acting, that person's really drunk,' was Albert Finney in "Under the Volcano,"
and he is such a fine actor, I'll never really know, but I was convinced that
when he's walking through those streets with his sunglasses on and his tux,
that he was drunk. But I think Mike Figgis even asked him about it. He said,
`No, you know, you tell Nic that I wasn't. I would sip something to get a
sense of the taste and I would spit it out.'

So I think I went with Albert's sort of model really, but I would, in fact,
drink on a couple scenes in that movie, because I wanted it to be extremely
real. And I remember I would drink on my own and then videotape me getting
drunk so that I could see what I was like, and then I destroyed the videotape.
But there was one scene in the casino where I freak out and I sort of smash
the table and break a glass and start shouting, that I was completely
inebriated, and so much so that I had to crawl to my room after I had done the
scene, and I don't think I ever made it into my hotel room. I actually fell
asleep outside the door, woke up the morning in the hallway.

But I was experimenting with the idea of being out of control in art, and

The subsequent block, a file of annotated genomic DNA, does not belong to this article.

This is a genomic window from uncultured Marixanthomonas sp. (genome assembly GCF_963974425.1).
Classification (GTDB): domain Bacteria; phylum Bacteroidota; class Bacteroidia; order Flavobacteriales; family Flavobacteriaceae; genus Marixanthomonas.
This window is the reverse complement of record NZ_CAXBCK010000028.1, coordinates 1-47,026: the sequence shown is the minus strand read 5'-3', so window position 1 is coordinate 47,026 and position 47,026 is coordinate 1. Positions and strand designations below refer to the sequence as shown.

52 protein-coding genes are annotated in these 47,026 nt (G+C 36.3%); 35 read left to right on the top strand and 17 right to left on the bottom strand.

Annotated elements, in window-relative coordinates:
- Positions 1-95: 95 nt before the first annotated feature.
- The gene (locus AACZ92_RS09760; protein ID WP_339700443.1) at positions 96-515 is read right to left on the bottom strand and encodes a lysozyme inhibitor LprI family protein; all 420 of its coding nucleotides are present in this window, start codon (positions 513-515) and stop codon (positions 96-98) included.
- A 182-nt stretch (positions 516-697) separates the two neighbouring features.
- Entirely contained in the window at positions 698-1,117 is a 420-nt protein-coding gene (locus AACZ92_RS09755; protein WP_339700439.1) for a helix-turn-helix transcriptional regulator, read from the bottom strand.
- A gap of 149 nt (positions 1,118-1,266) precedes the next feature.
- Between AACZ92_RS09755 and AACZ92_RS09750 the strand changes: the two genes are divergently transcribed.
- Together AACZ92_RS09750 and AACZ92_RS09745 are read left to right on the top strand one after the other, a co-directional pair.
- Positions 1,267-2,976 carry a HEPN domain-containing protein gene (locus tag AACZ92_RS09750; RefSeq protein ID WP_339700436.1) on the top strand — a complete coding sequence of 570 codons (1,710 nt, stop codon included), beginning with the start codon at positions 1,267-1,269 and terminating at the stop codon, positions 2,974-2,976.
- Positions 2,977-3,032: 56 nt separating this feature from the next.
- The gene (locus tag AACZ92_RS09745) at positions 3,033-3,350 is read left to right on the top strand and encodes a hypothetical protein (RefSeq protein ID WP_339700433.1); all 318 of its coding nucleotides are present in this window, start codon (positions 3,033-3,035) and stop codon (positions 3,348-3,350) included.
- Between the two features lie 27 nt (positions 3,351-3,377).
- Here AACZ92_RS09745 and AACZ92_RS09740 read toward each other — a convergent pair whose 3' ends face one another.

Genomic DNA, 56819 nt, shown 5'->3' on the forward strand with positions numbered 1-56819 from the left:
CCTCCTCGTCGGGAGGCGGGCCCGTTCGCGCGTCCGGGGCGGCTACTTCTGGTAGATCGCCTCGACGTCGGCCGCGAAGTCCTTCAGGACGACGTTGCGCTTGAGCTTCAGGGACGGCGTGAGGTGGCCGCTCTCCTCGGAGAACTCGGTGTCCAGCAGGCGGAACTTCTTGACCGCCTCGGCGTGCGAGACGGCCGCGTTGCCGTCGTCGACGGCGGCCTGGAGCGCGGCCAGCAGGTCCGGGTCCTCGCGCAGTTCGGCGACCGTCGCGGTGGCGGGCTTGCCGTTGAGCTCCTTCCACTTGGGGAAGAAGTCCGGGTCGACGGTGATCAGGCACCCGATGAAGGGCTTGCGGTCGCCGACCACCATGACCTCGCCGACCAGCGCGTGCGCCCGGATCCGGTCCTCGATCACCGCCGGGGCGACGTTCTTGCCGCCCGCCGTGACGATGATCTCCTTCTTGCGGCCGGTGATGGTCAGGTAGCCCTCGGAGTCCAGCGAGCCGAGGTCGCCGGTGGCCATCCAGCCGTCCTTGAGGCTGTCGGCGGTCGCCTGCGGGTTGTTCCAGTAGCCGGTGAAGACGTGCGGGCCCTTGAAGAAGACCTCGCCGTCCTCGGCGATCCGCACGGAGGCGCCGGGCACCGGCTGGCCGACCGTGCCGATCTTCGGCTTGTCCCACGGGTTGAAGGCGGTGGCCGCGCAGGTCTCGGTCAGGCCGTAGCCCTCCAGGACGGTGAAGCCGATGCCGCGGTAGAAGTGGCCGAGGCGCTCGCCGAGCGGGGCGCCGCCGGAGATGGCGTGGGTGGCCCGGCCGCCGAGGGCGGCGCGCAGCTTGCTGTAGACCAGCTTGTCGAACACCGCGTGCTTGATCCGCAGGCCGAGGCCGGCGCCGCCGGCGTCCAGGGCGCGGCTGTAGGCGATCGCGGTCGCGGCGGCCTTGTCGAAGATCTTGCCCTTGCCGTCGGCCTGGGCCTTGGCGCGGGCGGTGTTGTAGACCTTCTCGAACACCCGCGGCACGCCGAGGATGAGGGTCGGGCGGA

being in control while being out of control is sort of the goal, you know. So
I said, `Well, this scene--I don't have a lot of dialogue, and I'm going to go
out of control here. I want to go out of control here. I want to create that
kind of connection with the audience where they feel like there's some danger
in the room, and I want them to freak out with me.' So that's why I did it.

GROSS: Well, Nicolas Cage, thank you so much for talking with us.

Mr. CAGE: Well, thanks for having me.

BIANCULLI: Actor Nicholas Cage speaking earlier this year with Terry Gross.

(Credits)

BIANCULLI: For Terry Gross, I'm David Bianculli.
Transcripts are created on a rush deadline, and accuracy and availability may vary. This text may not be in its final form and may be updated or revised in the future. Please be aware that the authoritative record of Fresh Air interviews and reviews are the audio recordings of each segment.